When any lab hires a new employee, they must receive a lab safety orientation training. Lab safety orientations cover important safety plans and procedures. These include the facility’s Chemical Hygiene Plan, Emergency Action Plan, decontamination protocol and Bloodborne Pathogen Biosafety Plan, wherever applicable. Depending on the employee’s work history, they may have experience with several orientation trainings in the past. Of course, this likely means they have experience with similar topics. As a result, lab training materials can feel stale, or lose their appeal.

So, how do you produce an engaging training while covering baseline material? One way is to ensure that your lab’s safety trainings have critical information that’s new and relevant. In this post, we’ll discuss three essential topics to implement into lab safety trainings.

1. Current Safety Culture

Discussing gaps in the lab’s current safety culture puts focus on key areas for improvement. Also, they help set safety goals within a lab. Gathering opinions of current employees during trainings, while using data from routine lab inspections, can point to certain trends. These include how often proper PPE is not in use. Or, they’ll help employees work towards performing their jobs safely and effectively.

Similarly, safety trainings provide an opportunity to highlight consistent strengths in workplace safety culture. This encourages employees to keep up the good work. Ensuring lab employees of any position are conscious of current safety goals can drive a positive shift in an organization’s overall safety culture. As a result, this will keep employees engaged during safety trainings.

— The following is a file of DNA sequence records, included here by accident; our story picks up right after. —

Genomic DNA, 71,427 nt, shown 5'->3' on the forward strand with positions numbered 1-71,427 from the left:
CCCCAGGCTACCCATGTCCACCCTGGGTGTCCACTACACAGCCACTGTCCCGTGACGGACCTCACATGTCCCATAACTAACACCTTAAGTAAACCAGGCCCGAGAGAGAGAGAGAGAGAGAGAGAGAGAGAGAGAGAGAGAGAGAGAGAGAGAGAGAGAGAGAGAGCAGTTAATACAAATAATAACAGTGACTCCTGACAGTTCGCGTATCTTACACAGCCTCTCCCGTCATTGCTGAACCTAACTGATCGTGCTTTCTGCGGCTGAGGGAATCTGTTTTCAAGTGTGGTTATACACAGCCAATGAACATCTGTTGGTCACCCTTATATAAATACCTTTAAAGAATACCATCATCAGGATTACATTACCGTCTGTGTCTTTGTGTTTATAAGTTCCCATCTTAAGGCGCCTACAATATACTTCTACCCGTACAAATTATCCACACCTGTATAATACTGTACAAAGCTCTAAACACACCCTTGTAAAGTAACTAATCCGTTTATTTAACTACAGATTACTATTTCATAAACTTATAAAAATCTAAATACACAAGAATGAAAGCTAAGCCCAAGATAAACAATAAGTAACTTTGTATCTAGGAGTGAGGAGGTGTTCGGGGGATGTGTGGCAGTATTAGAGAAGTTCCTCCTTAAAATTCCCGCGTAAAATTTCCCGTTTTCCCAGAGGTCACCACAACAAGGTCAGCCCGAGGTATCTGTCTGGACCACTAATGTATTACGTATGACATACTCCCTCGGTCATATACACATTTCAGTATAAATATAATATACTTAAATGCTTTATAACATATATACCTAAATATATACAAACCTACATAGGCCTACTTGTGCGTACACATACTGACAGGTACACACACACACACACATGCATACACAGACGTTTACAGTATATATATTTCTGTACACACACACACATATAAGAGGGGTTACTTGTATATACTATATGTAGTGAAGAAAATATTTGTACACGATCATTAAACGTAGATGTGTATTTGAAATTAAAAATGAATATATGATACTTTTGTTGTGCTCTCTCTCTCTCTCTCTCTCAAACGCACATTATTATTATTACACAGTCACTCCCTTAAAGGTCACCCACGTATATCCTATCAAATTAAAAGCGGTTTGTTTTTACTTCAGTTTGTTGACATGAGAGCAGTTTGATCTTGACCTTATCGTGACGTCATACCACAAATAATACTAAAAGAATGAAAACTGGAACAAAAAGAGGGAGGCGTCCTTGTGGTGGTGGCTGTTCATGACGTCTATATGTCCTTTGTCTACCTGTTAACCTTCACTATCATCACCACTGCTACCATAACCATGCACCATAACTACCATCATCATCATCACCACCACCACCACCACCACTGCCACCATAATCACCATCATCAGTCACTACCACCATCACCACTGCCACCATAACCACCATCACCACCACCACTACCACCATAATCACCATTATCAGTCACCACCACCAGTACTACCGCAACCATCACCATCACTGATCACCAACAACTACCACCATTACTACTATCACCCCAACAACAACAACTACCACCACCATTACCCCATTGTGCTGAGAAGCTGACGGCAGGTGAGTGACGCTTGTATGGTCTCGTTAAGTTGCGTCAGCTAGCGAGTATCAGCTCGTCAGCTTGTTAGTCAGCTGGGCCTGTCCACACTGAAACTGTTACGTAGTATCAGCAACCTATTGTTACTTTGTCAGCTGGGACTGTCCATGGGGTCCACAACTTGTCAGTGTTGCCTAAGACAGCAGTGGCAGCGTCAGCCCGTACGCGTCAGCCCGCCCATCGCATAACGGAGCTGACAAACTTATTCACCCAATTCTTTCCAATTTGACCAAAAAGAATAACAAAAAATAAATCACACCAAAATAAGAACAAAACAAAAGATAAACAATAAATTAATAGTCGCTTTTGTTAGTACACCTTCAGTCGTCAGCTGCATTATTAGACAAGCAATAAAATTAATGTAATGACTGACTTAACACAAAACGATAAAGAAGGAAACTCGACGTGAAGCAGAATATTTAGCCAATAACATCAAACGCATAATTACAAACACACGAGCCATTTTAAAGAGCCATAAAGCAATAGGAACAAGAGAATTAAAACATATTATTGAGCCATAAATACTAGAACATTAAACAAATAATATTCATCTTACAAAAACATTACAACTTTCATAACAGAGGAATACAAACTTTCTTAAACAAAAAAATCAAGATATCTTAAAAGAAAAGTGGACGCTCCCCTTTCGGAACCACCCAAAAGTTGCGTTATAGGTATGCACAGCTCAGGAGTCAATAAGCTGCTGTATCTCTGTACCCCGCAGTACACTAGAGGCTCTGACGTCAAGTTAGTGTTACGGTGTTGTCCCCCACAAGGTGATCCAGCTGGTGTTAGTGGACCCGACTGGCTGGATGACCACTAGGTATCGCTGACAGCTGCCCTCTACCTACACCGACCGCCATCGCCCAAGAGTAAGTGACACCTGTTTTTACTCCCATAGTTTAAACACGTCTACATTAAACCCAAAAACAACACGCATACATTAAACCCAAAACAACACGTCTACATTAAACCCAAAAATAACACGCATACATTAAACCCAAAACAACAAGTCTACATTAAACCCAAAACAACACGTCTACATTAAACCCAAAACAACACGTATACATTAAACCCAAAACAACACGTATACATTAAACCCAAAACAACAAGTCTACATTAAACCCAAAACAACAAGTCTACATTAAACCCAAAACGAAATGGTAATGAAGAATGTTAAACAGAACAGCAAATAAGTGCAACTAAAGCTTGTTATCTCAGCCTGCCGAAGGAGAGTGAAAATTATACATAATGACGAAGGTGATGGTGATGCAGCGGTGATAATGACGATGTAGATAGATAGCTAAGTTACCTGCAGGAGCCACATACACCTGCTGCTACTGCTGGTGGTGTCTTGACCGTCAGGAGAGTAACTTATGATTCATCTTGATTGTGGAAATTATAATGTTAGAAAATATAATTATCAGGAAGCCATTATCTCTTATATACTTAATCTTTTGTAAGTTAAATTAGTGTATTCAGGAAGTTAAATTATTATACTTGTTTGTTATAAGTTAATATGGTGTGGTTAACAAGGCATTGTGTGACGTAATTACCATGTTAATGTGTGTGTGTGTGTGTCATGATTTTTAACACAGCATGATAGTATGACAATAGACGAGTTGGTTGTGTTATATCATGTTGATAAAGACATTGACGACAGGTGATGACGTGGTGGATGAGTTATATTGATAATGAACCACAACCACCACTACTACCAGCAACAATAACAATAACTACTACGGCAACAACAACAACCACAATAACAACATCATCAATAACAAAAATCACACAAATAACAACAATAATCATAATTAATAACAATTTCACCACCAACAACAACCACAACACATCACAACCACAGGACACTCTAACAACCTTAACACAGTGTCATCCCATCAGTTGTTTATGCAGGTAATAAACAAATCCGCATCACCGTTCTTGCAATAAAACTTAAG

2. Past Violations and Incidents

Most EHS departments regularly track and keep record of any violations, incidents, chemical spills or accidents that occur onsite. Incident reports include thorough analysis into why and how the incident took place. Also, they can provide a real-life example of what can happen if there’s a lapse in safety measures on site.

Use these records from audits and inspections to discuss past incidents and outline what steps could be taken to reduce risk of a similar issue in the future. Discussing these past incidents will help the employee have a better understanding of the safeguards that are already in place and why they are important.

3. Data Changes

The metrics discussed during safety trainings are constantly changing. Lab safety is a moving target, so explaining which metrics are most important to the team’s safety initiatives and why helps ensure all employees are working towards the same goals. If these goals change, employees should be kept up-to-date during refresher trainings. Outlining new safety goals and what metrics will track progress can help keep safety trainings fresh and engaging.

Orientation trainings are mandatory. However, ensuring the trainings are up to date, relevant, and engaging is imperative to delivering effective safety training, so your operations can run smoothly. While adding questions throughout trainings keeps employees engaged for the moment, adding timely data can help keep important information from the trainings top of mind in the workplace.

Conclusion – SEPS

SEPS’s experts can provide comprehensive support for your organization’s lab and facility needs. By supporting your lab’s safety and sanitation, we’ll help you cultivate a workplace of maximum safety and efficiency. Whether you need assistance optimizing your equipment or maintaining high standards, our accreditations and affiliations are a testament to our expertise and professionalism.

Worker using checklist for food lab safety